Peripheral nerve injury and TRPV1-expressing primary afferent C-fibers cause opening of the blood-brain barrier.

Beggs S, Liu XJ, Kwan C, Salter MW - Mol Pain (2010)

Peripheral nerve injury (PNI) increases BSCB permeability. A: Increased permeability to Evans Blue of spinal cord from naïve rats, sham operated rats or rats with chronic constriction injury (CCI, left) or spared nerve injury (SNI, right). Inset: Standard curve of Evans blue and the representative reading of naïve rats or CCI rats. B: Increased permeability to horseradish peroxidase (HRP) following PNI. Left, representative spinal cord sections of HRP extravasation 24 hours after SNI, CCI or naïve rats. Right, histogram showing the integrated pixel density of HRP signaling. Data are presented as mean ± SEM; *p < 0.05 compared to naïve; n = 4-6 per group. All measurements are from lumbar spinal cord ipsilateral to PNI stimulation.
© Copyright Policy - open-access
Related In: Results  -  Collection

License
Show All Figures
getmorefigures.php?uid=PMC2984489&req=5

Figure 1: Peripheral nerve injury (PNI) increases BSCB permeability. A: Increased permeability to Evans Blue of spinal cord from naïve rats, sham operated rats or rats with chronic constriction injury (CCI, left) or spared nerve injury (SNI, right). Inset: Standard curve of Evans blue and the representative reading of naïve rats or CCI rats. B: Increased permeability to horseradish peroxidase (HRP) following PNI. Left, representative spinal cord sections of HRP extravasation 24 hours after SNI, CCI or naïve rats. Right, histogram showing the integrated pixel density of HRP signaling. Data are presented as mean ± SEM; *p < 0.05 compared to naïve; n = 4-6 per group. All measurements are from lumbar spinal cord ipsilateral to PNI stimulation.
Mentions: We assessed the integrity of the BSCB with intravenously administered Evans Blue dye. Evans Blue binds to albumin in the circulation producing a molecular complex of sufficient molecular size that it does not cross the intact BSCB or BBB. Thus, there is minimal accumulation of Evans Blue in the spinal cord, or brain, under basal conditions in naïve animals (Figure 1). To investigate whether BSCB permeability might be altered by CCI we administered Evans Blue at varying times after the nerve injury, induced by placing a polythene cuff around the nerve, and quantified the amount of Evans Blue in the dorsal spinal cord ipsilateral to the injury. We found that 6 hours after the CCI surgery, the level of Evans Blue accumulating was not different from that of the dorsal horn of naïve animals, or animals that we subjected to sham surgery (Figure 1A left). In contrast, 24 hours after surgery there was a significant increase in Evans Blue in the ipsilateral dorsal horn of nerve-injured animals as compared with sham controls (Figure 1A left). Evans Blue accumulation in the dorsal horn of nerve-injured animals was also significantly increased when the dye was administered 3 days after surgery. However, when Evans Blue was administered 7 days after surgery the dye accumulation in the dorsal horn of nerve-injured animals was not different from that of sham controls or naïve animals.

Bottom Line: As the increase is mimicked by applying capsaicin to the nerve, the most parsimonious explanation for our findings is that the increase in permeability is mediated by activation of TRPV1-expressing primary sensory neurons.Our findings may be relevant to the development of pain and neuroplastic changes in the CNS following nerve injury.In addition, our findings may provide the basis for developing methods to purposefully open the BBB when needed to increase brain penetration of therapeutic agents that might normally be excluded by an intact BBB.

View Article: PubMed Central - HTML - PubMed

Affiliation: Program in Neurosciences & Mental Health, Hospital for Sick Children, Department of Physiology, University of Toronto, and University of Toronto Centre for the Study of Pain, Toronto, ON, Canada.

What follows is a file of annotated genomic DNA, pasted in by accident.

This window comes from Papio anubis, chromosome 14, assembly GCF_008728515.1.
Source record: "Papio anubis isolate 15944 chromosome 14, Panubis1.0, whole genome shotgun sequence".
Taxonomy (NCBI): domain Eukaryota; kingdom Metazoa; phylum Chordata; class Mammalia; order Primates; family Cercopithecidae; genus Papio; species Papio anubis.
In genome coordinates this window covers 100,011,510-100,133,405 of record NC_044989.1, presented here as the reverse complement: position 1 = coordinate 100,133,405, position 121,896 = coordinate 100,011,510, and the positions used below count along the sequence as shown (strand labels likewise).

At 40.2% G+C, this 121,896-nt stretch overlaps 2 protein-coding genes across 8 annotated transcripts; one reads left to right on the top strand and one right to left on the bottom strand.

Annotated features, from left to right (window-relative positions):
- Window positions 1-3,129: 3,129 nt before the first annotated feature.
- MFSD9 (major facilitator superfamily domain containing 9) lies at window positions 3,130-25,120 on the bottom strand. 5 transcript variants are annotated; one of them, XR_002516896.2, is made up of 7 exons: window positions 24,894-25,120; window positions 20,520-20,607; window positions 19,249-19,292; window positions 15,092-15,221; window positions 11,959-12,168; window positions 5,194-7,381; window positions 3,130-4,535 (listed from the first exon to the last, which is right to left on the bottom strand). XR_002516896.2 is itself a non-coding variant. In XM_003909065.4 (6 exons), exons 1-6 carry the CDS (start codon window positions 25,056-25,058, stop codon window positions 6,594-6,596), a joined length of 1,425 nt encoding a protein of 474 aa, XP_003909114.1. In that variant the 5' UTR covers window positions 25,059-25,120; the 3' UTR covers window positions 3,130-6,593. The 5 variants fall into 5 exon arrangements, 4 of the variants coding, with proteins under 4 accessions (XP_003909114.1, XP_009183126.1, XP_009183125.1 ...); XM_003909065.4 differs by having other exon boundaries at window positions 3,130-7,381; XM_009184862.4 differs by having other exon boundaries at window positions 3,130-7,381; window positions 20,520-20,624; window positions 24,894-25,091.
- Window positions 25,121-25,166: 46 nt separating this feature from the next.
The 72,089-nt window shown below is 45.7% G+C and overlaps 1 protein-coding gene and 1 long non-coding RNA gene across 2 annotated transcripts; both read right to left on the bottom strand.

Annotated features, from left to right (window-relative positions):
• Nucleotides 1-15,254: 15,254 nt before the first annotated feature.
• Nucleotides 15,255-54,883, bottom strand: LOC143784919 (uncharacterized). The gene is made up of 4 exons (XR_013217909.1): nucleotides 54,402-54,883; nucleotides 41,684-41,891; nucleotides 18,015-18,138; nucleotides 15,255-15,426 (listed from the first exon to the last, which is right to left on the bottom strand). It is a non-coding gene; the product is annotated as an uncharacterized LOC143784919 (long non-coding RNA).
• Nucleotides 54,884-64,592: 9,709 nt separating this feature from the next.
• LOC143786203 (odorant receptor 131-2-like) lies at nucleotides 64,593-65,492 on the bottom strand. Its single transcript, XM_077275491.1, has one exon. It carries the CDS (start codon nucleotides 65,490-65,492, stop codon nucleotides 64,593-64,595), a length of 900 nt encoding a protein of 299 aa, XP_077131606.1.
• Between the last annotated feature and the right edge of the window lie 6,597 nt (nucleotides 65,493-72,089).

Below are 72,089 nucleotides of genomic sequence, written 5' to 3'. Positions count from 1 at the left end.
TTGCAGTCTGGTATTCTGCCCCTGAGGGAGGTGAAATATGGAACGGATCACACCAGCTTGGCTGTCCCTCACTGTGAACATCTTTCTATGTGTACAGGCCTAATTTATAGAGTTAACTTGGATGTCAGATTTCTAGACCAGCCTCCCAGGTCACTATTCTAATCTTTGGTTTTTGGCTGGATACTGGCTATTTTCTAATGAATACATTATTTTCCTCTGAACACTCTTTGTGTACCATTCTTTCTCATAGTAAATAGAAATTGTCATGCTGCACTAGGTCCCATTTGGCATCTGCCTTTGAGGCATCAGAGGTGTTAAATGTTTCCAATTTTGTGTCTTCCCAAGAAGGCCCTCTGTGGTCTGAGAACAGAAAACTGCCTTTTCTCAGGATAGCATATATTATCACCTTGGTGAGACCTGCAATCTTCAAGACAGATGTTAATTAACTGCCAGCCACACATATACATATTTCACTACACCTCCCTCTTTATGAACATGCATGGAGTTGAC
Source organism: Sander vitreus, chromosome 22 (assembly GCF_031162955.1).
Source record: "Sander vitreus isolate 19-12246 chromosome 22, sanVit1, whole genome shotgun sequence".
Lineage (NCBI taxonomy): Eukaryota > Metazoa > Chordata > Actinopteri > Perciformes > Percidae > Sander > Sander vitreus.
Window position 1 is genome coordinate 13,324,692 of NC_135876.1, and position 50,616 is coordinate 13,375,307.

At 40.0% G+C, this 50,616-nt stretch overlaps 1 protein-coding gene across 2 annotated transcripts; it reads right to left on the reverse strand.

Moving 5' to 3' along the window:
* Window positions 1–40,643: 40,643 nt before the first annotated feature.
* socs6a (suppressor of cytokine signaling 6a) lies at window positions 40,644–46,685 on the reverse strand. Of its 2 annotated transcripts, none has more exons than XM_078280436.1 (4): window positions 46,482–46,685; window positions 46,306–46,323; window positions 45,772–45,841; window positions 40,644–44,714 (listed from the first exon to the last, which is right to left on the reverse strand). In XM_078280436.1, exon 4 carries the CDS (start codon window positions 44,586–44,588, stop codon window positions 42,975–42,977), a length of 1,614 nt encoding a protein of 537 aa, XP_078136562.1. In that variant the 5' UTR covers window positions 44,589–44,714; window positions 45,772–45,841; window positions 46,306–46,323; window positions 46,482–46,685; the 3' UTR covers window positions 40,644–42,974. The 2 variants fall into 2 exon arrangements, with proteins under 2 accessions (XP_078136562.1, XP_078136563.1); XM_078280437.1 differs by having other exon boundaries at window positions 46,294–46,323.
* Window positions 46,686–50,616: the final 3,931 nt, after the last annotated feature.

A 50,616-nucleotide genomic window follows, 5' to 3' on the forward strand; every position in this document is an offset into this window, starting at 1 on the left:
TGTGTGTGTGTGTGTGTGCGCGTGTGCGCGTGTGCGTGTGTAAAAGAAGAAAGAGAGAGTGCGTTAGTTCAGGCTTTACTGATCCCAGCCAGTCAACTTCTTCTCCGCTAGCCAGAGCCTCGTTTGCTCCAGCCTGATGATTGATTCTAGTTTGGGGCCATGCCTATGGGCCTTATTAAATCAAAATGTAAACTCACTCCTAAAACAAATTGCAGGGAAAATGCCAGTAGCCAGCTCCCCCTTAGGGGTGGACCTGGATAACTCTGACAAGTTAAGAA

ABSTRACT

Background: The blood-brain barrier (BBB) plays the crucial role of limiting exposure of the central nervous system (CNS) to damaging molecules and cells. Dysfunction of the BBB is critical in a broad range of CNS disorders including neurodegeneration, inflammatory or traumatic injury to the CNS, and stroke. In peripheral tissues, the vascular-tissue permeability is normally greater than BBB permeability, but vascular leakage can be induced by efferent discharge activity in primary sensory neurons leading to plasma extravasation into the extravascular space. Whether discharge activity of sensory afferents entering the CNS may open the BBB or blood-spinal cord barrier (BSCB) remains an open question.

Results: Here we show that peripheral nerve injury (PNI) produced by either sciatic nerve constriction or transecting two of its main branches causes an increase in BSCB permeability, as assessed by using Evans Blue dye or horseradish peroxidase. The increase in BSCB permeability was not observed 6 hours after the PNI but was apparent 24 hours after the injury. The increase in BSCB permeability was transient, peaking about 24-48 hrs after PNI with BSCB integrity returning to normal levels by 7 days. The increase in BSCB permeability was prevented by administering the local anaesthetic lidocaine at the site of the nerve injury. BSCB permeability was also increased 24 hours after electrical stimulation of the sciatic nerve at intensity sufficient to activate C-fibers, but not when A-fibers only were activated. Likewise, BSCB permeability increased following application of capsaicin to the nerve. The increase in permeability caused by C-fiber stimulation or by PNI was not anatomically limited to the site of central termination of primary afferents from the sciatic nerve in the lumbar cord, but rather extended throughout the spinal cord and into the brain.

Conclusions: We have discovered that injury to a peripheral nerve and electrical stimulation of C-fibers each cause an increase in the permeability of the BSCB and the BBB. The increase in permeability is delayed in onset, peaks at about 24 hours and is dependent upon action potential propagation. As the increase is mimicked by applying capsaicin to the nerve, the most parsimonious explanation for our findings is that the increase in permeability is mediated by activation of TRPV1-expressing primary sensory neurons. Our findings may be relevant to the development of pain and neuroplastic changes in the CNS following nerve injury. In addition, our findings may provide the basis for developing methods to purposefully open the BBB when needed to increase brain penetration of therapeutic agents that might normally be excluded by an intact BBB.

Show MeSH
Related in: MedlinePlus